28 May 2020
Bulletproof TLS Newsletter is a free periodic newsletter bringing you commentary and news surrounding SSL/TLS and Internet PKI, designed to keep you informed about the latest developments in this space. Received monthly by more than 50,000 subscribers. Maintained by Hanno Böck.
A critical vulnerability in the Saltstack configuration management software that was discovered in March by the F-Secure company was recently used for widespread attacks. Among the affected hosts was one of the Certificate Transparency logs operated by DigiCert.
The attackers had access to the private key of the CT2 log. According to DigiCert, other logs operated by the company were not affected.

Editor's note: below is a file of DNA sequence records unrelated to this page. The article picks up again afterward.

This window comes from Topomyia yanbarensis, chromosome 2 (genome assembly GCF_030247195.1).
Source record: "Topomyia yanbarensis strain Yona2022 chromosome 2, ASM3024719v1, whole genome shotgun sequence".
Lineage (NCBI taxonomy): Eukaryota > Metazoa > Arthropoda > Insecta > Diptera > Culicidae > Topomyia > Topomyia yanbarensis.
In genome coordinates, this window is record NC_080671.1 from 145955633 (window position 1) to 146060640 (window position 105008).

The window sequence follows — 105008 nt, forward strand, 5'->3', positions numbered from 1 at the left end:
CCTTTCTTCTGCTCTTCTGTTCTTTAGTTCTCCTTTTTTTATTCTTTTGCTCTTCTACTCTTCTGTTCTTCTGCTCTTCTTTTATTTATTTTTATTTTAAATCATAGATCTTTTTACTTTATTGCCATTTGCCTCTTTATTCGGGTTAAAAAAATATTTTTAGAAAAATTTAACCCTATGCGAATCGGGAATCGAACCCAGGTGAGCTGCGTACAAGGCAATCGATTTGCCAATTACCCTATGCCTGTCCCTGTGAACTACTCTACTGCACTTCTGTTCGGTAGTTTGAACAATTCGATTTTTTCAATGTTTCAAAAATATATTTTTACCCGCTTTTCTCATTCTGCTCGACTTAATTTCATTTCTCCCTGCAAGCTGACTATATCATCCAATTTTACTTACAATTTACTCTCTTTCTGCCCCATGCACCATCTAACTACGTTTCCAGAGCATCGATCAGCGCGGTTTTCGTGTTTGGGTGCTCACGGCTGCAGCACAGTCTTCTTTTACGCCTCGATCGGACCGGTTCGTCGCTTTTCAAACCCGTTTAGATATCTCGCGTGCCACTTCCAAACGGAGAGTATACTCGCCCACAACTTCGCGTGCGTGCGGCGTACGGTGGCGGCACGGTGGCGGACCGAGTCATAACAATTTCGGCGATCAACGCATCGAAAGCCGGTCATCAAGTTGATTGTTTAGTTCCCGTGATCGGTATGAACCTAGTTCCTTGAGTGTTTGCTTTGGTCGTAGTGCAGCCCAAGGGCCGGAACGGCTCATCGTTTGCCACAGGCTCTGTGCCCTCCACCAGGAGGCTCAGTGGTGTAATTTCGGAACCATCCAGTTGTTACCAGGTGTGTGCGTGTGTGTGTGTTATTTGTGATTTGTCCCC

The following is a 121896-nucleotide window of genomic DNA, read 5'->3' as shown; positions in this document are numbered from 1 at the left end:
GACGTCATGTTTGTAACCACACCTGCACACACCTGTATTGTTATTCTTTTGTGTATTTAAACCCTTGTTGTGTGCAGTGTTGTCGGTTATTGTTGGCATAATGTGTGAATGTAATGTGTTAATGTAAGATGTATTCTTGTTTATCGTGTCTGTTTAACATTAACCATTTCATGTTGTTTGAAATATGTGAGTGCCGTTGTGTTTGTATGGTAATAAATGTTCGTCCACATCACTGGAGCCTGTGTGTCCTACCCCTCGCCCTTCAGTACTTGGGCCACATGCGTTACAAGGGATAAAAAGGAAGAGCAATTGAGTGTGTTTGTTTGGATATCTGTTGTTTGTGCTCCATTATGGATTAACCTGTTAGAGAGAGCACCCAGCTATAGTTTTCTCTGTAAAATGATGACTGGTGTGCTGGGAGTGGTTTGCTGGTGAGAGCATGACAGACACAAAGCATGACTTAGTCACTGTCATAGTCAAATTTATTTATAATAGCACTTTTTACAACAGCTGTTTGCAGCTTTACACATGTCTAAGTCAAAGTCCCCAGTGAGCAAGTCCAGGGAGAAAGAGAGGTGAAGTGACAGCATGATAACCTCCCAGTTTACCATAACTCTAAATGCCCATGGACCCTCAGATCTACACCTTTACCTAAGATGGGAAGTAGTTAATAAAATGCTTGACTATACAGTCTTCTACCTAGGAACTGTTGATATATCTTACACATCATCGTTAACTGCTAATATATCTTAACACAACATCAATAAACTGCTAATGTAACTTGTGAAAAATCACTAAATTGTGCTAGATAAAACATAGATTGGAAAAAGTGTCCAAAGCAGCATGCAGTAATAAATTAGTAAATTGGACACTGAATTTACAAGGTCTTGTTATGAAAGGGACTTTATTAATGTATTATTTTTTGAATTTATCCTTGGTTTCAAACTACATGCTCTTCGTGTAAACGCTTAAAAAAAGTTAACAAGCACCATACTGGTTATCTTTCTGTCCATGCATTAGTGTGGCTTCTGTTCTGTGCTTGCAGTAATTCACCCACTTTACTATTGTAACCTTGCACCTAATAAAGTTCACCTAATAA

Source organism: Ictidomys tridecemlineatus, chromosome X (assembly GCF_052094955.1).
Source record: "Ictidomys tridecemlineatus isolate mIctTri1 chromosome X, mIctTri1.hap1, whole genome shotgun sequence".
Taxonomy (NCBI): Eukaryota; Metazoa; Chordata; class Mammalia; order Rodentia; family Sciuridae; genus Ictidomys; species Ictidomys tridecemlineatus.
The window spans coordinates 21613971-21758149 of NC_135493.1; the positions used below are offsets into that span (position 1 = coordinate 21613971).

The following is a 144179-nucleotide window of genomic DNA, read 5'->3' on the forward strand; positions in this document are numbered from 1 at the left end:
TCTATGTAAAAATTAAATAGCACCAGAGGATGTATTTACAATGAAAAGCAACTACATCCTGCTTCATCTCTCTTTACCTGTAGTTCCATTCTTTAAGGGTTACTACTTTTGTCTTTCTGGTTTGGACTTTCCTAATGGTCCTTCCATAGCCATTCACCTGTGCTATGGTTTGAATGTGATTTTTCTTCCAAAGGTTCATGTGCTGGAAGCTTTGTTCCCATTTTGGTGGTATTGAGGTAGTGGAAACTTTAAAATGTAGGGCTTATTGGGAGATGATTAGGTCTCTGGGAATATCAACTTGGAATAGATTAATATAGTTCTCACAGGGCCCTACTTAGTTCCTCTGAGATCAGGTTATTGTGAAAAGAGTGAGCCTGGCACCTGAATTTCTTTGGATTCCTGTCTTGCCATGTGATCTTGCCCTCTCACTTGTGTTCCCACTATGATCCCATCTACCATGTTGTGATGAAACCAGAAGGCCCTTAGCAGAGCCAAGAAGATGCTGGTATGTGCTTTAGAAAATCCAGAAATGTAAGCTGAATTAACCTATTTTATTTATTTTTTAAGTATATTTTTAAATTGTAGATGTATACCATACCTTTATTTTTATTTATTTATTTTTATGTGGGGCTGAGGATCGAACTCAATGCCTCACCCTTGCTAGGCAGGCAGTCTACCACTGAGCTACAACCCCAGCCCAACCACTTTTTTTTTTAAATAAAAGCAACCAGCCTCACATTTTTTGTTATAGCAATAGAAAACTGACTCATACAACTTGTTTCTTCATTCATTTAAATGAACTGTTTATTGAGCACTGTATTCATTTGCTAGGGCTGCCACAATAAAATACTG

The Google Chrome browser requires two so-called signed certificate timestamps (SCTs) for every valid TLS certificate. These SCTs have to come from different logs. Therefore, in a case like this in which one log is compromised, there is always a second SCT that is unaffected.
Devon O’Brien explained Google’s response to this incident. Certificates can have SCTs embedded or they can be delivered via TLS extensions or OCSP. For cases in which the SCTs from the compromised CT2 log are embedded, Chrome will continue to accept the certificates with SCTs from this log if they were issued before the incident. However, certificates that deliver their SCTs via TLS extensions or OCSP need to get a new SCT from a different log if they relied on the compromised log.
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